The data obtained in course of the project will be used by the regional administrations of Primorsky and Khabarovsky Provinces (Russia) in planning of social and economic development in the Far East Region of the Russian Federation. The improvement of the environments in Korea, especially those in widely reclaimed tidal flats, is impossible without knowledge of biodiversity modifications. There is urgent need to establish a long-term vision and integrated management strategies for the coastal areas of China, Russia and Korea, and biodiversity studies are important for sustainable use of fisheries resources. Recommendations for preservation of unique nature and biodiversity in the coastal and land areas neighboring the Tumen River mouth will be presented to the Government of the Russian Federation for subsequent negotiations between the Russian Federation, China, Republic of Korea and DPRK. The Chinese and Russian teams will also make recommendations to policy/decision-makers concerning the Amur (Heilongjiang) River which is under strong pollution influencing its estuarine area and neighboring coastal zone.

Relationship between Global Change Research Programmes and Networks

The aims of the project correspond well with the goals of DIVERSITAS and its regional initiatives such as DIWPA – International Network for DIVERSITAS in the Western Pacific and Asia. It is also well correlated with the main purpose of the global program CENSUS of MARINE LIFE, and its regional activity under NaGISA. Russian participants collaborated for a long time with START and its Asian branch – TEACOM (Temperate East Asia Committee), conducted research on regional aspects of global change and held 6 regional meeting on global change, including one international – APN/START symposium in Vladivostok in 2002. Previous project supported by APN (2005-05-NMY, Climate variability and human activities in relation to Northeast Asian land-ocean interactions and their implications for coastal zone management) included some aspects of biodiversity study in the near-eastuarine areas of the major rivers of northeastern Asia – Amur, Razdolnaya and Tumen Rivers in Russia, Han River in Korea and Yellow and Yangtze Rivers in China. Training Workshop in Global Change for Young Scientists was organized in Vladivostok, Russia in October 2005 with support of APN, and a science session for local policy-makers was conducted at the same time. We held also two meetings of the TEACOM-START in Vladivostok in 1997 and 2002 where problems of regional aspects of global change and biodiversity modifications were discussed. Institute of Marine Biology in Vladivostok was headquarters of the Russian National Committee for IGBP for last four years, and one of the project member (Dr. K. Lutaenko) was its secretary; this allowed to collect a lot of information to be presented in reports to IGBP, TEACOM and other networks. The project activity would inevitably promote further involvement of regional biodiversity/taxonomy communities in Korea, China and Russia to networks of global change organizations.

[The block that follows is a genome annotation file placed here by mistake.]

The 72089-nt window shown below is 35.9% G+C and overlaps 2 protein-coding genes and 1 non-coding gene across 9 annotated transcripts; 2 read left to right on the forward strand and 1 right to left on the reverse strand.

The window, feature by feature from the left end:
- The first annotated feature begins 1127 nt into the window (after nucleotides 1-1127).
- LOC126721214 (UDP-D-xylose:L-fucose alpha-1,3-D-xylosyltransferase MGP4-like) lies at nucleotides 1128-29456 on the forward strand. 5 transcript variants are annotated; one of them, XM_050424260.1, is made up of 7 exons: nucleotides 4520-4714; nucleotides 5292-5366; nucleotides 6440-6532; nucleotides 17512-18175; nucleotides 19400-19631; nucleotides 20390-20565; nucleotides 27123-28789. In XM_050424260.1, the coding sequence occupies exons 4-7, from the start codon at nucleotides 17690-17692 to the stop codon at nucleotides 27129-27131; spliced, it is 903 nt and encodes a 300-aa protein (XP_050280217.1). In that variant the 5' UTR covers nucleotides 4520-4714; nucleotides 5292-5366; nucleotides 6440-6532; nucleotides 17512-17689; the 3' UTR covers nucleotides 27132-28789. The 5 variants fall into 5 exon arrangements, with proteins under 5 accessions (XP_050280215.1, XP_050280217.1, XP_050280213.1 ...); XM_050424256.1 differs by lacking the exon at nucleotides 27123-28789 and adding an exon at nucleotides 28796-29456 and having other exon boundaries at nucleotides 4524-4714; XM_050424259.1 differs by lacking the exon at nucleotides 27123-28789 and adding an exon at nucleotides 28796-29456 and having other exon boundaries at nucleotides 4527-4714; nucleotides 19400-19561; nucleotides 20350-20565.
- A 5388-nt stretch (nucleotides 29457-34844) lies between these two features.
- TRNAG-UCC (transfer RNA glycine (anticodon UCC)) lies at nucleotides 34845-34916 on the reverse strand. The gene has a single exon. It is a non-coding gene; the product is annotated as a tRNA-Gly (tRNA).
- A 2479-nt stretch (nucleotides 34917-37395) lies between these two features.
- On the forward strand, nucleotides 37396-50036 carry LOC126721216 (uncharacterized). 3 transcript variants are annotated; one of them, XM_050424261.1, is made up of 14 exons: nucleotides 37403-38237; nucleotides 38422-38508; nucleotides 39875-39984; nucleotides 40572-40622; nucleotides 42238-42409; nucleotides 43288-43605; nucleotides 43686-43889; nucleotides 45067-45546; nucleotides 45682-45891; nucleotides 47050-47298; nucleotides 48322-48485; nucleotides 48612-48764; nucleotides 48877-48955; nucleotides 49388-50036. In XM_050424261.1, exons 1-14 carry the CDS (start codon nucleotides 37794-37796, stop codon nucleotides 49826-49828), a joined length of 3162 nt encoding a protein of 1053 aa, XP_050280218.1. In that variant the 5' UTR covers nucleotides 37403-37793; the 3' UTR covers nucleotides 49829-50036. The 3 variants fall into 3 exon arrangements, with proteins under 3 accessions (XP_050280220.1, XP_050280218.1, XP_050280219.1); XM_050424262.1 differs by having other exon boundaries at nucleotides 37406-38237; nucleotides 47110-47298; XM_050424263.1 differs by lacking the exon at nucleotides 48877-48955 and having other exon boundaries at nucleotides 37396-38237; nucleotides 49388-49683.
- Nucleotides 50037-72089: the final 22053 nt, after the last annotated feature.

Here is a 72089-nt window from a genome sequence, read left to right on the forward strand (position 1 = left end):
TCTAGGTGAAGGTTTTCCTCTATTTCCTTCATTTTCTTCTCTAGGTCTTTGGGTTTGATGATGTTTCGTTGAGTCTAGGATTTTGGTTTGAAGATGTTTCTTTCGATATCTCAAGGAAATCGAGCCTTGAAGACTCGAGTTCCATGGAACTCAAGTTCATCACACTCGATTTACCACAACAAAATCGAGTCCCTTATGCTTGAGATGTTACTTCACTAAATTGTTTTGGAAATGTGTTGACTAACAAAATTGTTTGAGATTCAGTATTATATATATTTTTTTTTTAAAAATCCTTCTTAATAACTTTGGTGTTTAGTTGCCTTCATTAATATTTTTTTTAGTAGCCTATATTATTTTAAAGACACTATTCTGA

Related Research Work

Taxonomic and biodiversity studies are perfomed by many researchers and institutions working in the NW Pacific area. However, complex approach taking into account recent modifications of the biota, links to climatic changes and overall assessment, international cooperation, etc. requires combined efforts of different research teams. This is one of the important tasks of the project team. Background literature reviews on this subject are enumerated below.

Full timeline for the entire duration of the project

 

Month

12-month timeline (first year, 2007-2008)

4

5

6

7

8

9

10

11

12

1

2

3

Joint Meeting

           

X

         

Data Collection, field-works

   

X

X

X

X

X

X

       

Data Analysis

         

X

X

X

X

X

   

Development of website

       

X

X

X

         

Draft Interim Report

                 

X

   

APN Reporting

                   

X

X

 

Date/Venue

Event

Estimated No. of Participants

11 - 14 October 2007 Institute of Oceanology CAS, Qingdao, China

Joint Meeting

15

 
 

Month

12-month timeline (first year, 2007-2009)

4

5

6

7

8

9

10

11

12

1

2

3

Data Collection, field-works

     

X

X

X

X

X

X

     

Data Analysis

       

X

X

X

X

X

     

Preparation of a monograph on the status of biodiversity

               

X

X

X

X

Final Workshop

               

X

     

APN Reporting

                   

X

X

 

Date/Venue

Event

Estimated No. of Participants

3 - 5 December 2008 Institute of Marine Biology RAS, Vladivostok, Russia

Final Meeting

20